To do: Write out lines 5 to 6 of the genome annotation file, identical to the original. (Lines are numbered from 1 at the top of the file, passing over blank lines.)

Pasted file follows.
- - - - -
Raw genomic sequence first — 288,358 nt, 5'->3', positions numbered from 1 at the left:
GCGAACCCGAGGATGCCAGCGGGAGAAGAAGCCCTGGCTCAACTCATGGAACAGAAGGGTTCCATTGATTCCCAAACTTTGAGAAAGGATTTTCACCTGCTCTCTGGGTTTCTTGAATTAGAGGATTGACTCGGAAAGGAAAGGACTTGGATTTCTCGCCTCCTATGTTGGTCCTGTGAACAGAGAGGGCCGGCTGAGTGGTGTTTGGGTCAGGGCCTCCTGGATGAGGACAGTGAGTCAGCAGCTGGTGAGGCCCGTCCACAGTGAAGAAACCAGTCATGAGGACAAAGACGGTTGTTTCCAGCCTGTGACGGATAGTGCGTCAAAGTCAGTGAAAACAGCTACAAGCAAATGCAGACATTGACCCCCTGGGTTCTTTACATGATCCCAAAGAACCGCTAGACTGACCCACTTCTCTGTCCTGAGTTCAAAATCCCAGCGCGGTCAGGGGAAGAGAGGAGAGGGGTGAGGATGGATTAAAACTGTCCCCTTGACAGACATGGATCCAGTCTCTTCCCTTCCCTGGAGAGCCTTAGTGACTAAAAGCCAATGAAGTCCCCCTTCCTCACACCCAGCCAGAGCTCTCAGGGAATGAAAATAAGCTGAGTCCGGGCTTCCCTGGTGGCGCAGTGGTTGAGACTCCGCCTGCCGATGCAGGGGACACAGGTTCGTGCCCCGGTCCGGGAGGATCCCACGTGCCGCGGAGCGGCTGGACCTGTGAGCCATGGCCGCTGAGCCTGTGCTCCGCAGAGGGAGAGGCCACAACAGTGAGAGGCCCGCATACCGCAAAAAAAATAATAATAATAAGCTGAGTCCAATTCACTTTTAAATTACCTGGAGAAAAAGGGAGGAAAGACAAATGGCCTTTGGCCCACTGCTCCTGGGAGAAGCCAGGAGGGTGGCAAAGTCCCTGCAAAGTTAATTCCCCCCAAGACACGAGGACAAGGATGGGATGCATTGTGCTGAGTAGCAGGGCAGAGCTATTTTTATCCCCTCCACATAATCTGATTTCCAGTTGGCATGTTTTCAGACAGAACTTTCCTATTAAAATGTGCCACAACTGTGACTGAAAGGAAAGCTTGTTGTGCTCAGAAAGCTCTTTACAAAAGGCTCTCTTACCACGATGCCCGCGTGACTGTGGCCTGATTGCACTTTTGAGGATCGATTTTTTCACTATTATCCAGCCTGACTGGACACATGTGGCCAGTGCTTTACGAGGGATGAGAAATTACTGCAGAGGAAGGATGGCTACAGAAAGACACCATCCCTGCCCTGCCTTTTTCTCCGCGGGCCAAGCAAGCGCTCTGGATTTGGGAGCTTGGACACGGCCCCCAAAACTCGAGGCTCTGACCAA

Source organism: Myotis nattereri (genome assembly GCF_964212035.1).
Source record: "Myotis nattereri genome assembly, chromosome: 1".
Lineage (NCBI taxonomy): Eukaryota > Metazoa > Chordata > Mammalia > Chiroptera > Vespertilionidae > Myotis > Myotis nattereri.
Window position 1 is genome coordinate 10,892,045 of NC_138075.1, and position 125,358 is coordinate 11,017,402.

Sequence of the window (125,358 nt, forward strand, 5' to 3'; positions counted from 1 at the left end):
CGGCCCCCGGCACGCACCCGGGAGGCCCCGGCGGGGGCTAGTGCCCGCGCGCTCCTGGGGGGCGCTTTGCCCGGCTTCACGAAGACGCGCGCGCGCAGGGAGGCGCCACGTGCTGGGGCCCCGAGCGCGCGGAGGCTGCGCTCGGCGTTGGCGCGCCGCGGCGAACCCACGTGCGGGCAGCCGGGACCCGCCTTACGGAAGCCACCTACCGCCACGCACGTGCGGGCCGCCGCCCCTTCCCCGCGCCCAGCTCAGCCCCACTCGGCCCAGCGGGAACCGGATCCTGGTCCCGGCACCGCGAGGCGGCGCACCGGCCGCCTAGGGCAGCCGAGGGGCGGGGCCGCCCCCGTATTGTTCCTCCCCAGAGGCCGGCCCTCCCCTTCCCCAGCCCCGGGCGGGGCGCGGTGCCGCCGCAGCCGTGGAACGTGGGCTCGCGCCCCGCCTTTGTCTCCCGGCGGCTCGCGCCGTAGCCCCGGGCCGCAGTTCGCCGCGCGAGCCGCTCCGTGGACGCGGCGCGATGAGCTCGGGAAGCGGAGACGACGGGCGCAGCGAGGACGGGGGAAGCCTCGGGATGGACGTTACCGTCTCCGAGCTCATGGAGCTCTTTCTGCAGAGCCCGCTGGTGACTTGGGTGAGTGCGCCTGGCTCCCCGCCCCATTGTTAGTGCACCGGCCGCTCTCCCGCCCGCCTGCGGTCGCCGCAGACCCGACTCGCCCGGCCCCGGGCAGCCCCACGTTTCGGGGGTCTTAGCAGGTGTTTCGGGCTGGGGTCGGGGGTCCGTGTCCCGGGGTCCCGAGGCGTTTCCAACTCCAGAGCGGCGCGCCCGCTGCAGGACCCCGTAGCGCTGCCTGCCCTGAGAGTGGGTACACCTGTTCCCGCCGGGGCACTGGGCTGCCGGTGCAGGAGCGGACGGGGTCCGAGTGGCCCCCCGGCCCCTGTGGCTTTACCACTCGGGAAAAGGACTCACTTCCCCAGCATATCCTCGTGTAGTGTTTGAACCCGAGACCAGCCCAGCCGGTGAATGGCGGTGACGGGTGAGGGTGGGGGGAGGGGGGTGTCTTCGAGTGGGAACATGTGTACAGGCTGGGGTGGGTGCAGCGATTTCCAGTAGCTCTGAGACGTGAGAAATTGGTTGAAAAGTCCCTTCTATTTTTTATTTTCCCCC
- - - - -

Lineage (NCBI taxonomy): Eukaryota > Metazoa > Chordata > Mammalia > Chiroptera > Vespertilionidae > Myotis > Myotis nattereri.
Window position 1 is genome coordinate 10,892,045 of NC_138075.1, and position 125,358 is coordinate 11,017,402.